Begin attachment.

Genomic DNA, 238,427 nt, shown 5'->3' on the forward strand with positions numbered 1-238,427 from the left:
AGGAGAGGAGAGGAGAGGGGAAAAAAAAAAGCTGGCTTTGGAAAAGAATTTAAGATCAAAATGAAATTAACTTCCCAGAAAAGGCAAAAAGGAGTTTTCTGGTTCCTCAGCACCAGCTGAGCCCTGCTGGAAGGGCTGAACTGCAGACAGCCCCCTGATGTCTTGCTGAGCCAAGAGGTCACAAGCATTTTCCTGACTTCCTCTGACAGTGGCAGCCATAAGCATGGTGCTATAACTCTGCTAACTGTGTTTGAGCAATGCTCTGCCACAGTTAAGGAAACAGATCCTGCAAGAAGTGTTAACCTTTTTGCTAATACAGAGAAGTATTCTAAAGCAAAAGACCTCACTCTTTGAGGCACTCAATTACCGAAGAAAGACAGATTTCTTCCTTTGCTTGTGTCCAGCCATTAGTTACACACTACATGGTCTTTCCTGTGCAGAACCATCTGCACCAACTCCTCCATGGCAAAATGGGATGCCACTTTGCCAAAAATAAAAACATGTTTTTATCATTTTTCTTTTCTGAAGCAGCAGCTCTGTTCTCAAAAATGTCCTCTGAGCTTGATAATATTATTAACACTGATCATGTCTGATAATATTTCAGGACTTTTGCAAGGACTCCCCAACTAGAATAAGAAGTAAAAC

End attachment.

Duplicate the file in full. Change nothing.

Genomic DNA, 238,427 nt, shown 5'->3' on the forward strand with positions numbered 1-238,427 from the left:
AGGAGAGGAGAGGAGAGGGGAAAAAAAAAAGCTGGCTTTGGAAAAGAATTTAAGATCAAAATGAAATTAACTTCCCAGAAAAGGCAAAAAGGAGTTTTCTGGTTCCTCAGCACCAGCTGAGCCCTGCTGGAAGGGCTGAACTGCAGACAGCCCCCTGATGTCTTGCTGAGCCAAGAGGTCACAAGCATTTTCCTGACTTCCTCTGACAGTGGCAGCCATAAGCATGGTGCTATAACTCTGCTAACTGTGTTTGAGCAATGCTCTGCCACAGTTAAGGAAACAGATCCTGCAAGAAGTGTTAACCTTTTTGCTAATACAGAGAAGTATTCTAAAGCAAAAGACCTCACTCTTTGAGGCACTCAATTACCGAAGAAAGACAGATTTCTTCCTTTGCTTGTGTCCAGCCATTAGTTACACACTACATGGTCTTTCCTGTGCAGAACCATCTGCACCAACTCCTCCATGGCAAAATGGGATGCCACTTTGCCAAAAATAAAAACATGTTTTTATCATTTTTCTTTTCTGAAGCAGCAGCTCTGTTCTCAAAAATGTCCTCTGAGCTTGATAATATTATTAACACTGATCATGTCTGATAATATTTCAGGACTTTTGCAAGGACTCCCCAACTAGAATAAGAAGTAAAAC